Tuesday, April 21, 2009

Worms eat my bokashi!

Trey’s still doing well. This outdoor planter-topped flowthrough wormery is the first of my experiments in feeding worms cured bokashi, though others (including Bentley, naturally) have done it successfully. I knew from reading about those other folks that material heating would be a concern--and it’s one I haven’t yet solved for indoor use! But outside, so far, allowing the heating process to take place in a shelf below the soil layer and above the one where worms are currently eating seems to be working.

In fact, Trey’s going through the bokashi faster than I’d expected. This is a very good thing, as I’m always looking for more finished material, and particularly for some way to convert cured bokashi into matter I can use for top-dressing container plants. Unfortunately, Trey is too small a unit to handle additions of more than about a gallon of well-cured bokashi at a time (plus dried leaves); no finished calculations yet on bucket-to-worm bin volumes, but...I’ve got to get that second tower wormery assembled this week.

The new tower will be taller; I need more layers than Trey has, and a taller tower will get more sun on top--the urban-gardener thing again, I’m trying to use spaces that get only such sun as can angle between buildings. Shaded lower layers should help with the heat issue, too. The weather-folk say it may hit 90 degrees today, thus beginning our ramp-up to summer; heat is a concern even without thermophilic reactions.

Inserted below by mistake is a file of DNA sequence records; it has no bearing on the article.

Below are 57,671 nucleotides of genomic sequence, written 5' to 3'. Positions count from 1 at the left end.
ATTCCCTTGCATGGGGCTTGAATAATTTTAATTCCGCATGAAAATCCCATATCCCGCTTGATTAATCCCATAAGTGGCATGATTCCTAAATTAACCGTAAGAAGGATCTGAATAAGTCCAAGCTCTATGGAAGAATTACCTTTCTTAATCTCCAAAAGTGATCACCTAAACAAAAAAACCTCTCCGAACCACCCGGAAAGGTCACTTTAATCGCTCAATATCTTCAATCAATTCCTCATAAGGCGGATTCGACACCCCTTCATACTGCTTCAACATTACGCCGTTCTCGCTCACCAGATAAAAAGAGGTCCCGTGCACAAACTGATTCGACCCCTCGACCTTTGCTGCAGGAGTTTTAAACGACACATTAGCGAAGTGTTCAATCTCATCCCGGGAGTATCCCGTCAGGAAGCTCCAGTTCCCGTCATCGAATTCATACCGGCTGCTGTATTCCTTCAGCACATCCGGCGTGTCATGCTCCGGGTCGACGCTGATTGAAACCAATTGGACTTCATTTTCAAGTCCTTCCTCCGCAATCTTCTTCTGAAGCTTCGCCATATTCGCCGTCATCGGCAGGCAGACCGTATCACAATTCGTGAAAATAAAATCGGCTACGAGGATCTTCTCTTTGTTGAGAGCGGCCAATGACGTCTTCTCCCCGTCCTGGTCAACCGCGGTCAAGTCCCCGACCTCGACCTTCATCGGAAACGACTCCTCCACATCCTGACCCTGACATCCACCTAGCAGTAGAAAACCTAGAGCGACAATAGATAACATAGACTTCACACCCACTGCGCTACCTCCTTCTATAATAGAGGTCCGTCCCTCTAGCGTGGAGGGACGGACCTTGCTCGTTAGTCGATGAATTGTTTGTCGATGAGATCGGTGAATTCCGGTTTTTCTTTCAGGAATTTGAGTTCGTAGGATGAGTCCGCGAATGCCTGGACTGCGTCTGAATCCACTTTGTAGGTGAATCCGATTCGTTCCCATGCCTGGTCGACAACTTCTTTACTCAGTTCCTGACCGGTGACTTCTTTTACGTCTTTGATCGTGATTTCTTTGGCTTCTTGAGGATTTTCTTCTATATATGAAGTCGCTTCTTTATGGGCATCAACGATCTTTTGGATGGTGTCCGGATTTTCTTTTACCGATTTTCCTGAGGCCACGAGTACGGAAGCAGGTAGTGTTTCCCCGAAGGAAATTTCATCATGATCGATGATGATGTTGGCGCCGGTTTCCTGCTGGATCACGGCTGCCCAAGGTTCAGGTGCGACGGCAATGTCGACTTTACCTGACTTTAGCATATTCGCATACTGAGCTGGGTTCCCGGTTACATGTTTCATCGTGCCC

After our recent and much-needed rain, Trey developed an outbreak of gnats, but they’re already fading with the heat; the Spanish moss I’m using for mulch and wadding is more discouragement than prevention, and not even that when wet. Which is fine for an outdoor wormery, but not at all acceptable inside! So an indoor tower will have to be constructed with no least gaps at all between layers. That’s fine; I’d prefer a unit that didn’t allow the worms too many chances to go wandering.

(Just now, there’s a lightweight drawstring bag over Verne, to allow airflow through the ventilation holes while, hopefully, containing any kamikaze worm. Not that I’ve got any of those--Verne seems willing enough to remain beneath the newspaper cover layer--but in case. I really don’t like having to trust worms’ free will to keep the worms inside the bin. Not in my kitchen!)

Next on the agenda for Verne et familae? A few different “recipes.” I know how much food a wormery can be expected to handle at optimum: half the worm-weight per day. But Trey’s food is made up of cured bokashi and dried leaves, which means that the food is composting to some degree even without the aid of the worms. What’s the ideal ratio of leaves to bokashi for happy worms? Will shredded household paper get bokashi past the heating stage as successfully, break down as quickly, sustain the worms? Would old bills and fast-food wrappers plus bokashi heat and cool without producing the dreaded off odors? And what about those worm-verboten items?

Yes, it has come to this: I’m a personal chef for worms. Not too surprising, I suppose, after months of feeding buckets, and somehow, I can’t bring myself to be upset by it; all the gorgeous produce I’ve been harvesting must be mellowing my mood. And the promise of more...


Trey is topped with a little-cultivated plant called Shepherd’s Purse, as in the photo above

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